Write docs for your lib that Cursor can use right away

tl;dr I’m writing a new library in a less popular language and I found a way to get the Cursor docs tool to consistently take a prompt, tag the relevant doc and produce consistently accurate results.

I currently work in a less popular language called Crystal, which I’ve developed a new lib that wraps llama.cpp and lets me write native compiled apps that can use quantized models for inference and I get back structured responses from the model that get turned directly into classes in my app.

This is basically an agent layer that I can now use for local models, but as a binary and I’m hoping to create distributable AI apps that can utilize local compute power vs the cloud.

I was writing documentation on how to use it and I started experimenting with how I can use Cursor’s doc feature to let new users start using my lib super quickly and get productive as quickly as possible.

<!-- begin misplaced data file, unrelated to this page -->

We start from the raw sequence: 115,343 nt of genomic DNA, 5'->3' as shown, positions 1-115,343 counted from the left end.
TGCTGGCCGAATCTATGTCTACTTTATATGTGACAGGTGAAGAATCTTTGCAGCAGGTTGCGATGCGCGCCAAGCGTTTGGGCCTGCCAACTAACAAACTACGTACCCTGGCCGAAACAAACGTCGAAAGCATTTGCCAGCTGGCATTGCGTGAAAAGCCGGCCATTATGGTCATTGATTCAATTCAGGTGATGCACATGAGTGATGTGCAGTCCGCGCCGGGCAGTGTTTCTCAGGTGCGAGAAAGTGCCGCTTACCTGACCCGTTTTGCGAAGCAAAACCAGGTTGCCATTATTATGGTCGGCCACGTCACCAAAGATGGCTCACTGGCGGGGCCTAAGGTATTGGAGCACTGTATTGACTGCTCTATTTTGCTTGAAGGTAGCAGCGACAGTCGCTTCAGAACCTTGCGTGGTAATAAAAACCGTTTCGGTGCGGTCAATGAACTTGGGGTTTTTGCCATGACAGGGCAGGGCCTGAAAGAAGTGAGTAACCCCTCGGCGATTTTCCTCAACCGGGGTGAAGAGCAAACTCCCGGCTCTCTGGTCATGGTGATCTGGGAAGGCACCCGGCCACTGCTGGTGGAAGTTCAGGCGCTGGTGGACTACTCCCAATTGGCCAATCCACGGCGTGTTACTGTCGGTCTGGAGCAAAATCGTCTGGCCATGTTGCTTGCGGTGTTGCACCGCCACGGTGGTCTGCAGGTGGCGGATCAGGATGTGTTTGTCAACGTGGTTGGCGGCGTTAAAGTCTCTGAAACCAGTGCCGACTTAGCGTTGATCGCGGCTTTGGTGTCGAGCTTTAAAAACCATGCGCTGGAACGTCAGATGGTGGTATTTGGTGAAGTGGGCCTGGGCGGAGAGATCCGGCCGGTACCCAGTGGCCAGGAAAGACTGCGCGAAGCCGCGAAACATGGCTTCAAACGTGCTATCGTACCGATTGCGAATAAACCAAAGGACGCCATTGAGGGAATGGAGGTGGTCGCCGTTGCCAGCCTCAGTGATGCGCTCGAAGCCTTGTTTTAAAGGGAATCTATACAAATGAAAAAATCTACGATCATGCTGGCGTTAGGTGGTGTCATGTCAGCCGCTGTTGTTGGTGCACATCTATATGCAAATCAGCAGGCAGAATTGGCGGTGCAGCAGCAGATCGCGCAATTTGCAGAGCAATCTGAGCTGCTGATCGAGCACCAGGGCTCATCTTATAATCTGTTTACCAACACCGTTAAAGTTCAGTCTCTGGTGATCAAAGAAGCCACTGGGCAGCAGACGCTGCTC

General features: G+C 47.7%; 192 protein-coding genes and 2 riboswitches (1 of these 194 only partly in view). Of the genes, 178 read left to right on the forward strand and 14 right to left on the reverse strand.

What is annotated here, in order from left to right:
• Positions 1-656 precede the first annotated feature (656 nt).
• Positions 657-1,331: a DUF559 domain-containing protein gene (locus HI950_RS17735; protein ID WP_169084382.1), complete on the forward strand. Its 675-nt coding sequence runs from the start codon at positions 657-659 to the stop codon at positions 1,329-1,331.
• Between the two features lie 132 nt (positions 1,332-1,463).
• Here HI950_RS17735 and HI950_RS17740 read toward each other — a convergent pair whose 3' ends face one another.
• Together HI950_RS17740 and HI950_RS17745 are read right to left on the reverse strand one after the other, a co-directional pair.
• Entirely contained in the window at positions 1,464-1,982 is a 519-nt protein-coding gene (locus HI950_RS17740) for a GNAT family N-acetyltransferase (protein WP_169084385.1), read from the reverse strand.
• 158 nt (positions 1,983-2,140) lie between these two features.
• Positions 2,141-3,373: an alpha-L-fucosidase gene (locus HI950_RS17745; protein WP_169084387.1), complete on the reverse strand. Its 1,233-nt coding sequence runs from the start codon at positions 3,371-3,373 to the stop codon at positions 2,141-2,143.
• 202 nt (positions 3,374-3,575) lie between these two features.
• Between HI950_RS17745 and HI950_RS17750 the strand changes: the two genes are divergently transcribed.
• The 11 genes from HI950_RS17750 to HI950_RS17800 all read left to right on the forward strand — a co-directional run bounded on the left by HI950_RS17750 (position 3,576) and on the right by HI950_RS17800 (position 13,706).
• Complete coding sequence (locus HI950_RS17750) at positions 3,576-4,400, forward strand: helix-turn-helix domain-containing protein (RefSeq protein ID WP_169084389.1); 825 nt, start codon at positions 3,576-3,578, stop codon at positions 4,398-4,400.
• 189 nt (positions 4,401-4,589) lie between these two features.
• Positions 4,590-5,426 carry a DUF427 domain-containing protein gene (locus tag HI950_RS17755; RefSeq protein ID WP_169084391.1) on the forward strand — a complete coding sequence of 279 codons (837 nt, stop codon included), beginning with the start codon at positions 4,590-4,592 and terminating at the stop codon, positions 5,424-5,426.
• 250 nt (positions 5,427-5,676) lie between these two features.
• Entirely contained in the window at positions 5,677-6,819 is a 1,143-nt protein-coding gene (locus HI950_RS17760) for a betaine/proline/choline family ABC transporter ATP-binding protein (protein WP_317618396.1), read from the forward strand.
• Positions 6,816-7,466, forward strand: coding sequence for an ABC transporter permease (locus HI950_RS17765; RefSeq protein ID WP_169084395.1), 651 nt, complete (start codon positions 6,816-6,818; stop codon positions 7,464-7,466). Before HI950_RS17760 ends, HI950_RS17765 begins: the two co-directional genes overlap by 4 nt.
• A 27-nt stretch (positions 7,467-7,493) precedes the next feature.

Here’s some conventions I’ve found that work fairly well and consistently:

  1. Keep the total information short and sweet, 500-1000 tokens in a single file. This is subjective based on which model is doing the tokenization, I used a Llama3 model to check locally.

  2. Group related texts, and include a code sample in every file. Docs without code samples tend to produce weird output

Here’s an example file that I’ve settled on for the concept of grammars:

FYI the screen shot was from a less refined version of the above linked doc example. I’m going to keep this as-is because it’s been working well and consistently, in my opinion.

The only limitation I’ve found so far is that the docs command for this only matters when you can specifically tag the doc you want in the side bar convo, let it generate the code in there and then apply it to the current file. This cumbersome and less fluid, but it’s still a good starting point.

I’m going to continue experimenting to see how I can make my docs as AI-friendly as possible and create workflows for others to use.